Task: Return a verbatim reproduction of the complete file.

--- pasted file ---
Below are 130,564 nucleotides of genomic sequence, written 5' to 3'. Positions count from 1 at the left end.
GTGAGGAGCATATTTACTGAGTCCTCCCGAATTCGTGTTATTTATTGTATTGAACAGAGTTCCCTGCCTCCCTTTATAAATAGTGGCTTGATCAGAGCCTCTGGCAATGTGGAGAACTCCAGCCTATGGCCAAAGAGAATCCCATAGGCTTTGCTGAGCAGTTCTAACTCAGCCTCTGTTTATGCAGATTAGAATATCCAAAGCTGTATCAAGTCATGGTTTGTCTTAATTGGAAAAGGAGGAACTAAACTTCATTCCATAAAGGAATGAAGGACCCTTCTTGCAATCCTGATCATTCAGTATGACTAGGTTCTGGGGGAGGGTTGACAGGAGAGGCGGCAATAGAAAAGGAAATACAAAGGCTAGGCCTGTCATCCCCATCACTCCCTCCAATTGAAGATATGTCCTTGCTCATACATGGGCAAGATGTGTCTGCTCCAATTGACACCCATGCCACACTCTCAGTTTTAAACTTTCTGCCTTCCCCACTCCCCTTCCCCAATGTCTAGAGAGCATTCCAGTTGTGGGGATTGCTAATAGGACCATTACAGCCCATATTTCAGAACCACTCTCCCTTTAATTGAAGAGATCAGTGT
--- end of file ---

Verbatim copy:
Below are 130,564 nucleotides of genomic sequence, written 5' to 3'. Positions count from 1 at the left end.
GTGAGGAGCATATTTACTGAGTCCTCCCGAATTCGTGTTATTTATTGTATTGAACAGAGTTCCCTGCCTCCCTTTATAAATAGTGGCTTGATCAGAGCCTCTGGCAATGTGGAGAACTCCAGCCTATGGCCAAAGAGAATCCCATAGGCTTTGCTGAGCAGTTCTAACTCAGCCTCTGTTTATGCAGATTAGAATATCCAAAGCTGTATCAAGTCATGGTTTGTCTTAATTGGAAAAGGAGGAACTAAACTTCATTCCATAAAGGAATGAAGGACCCTTCTTGCAATCCTGATCATTCAGTATGACTAGGTTCTGGGGGAGGGTTGACAGGAGAGGCGGCAATAGAAAAGGAAATACAAAGGCTAGGCCTGTCATCCCCATCACTCCCTCCAATTGAAGATATGTCCTTGCTCATACATGGGCAAGATGTGTCTGCTCCAATTGACACCCATGCCACACTCTCAGTTTTAAACTTTCTGCCTTCCCCACTCCCCTTCCCCAATGTCTAGAGAGCATTCCAGTTGTGGGGATTGCTAATAGGACCATTACAGCCCATATTTCAGAACCACTCTCCCTTTAATTGAAGAGATCAGTGT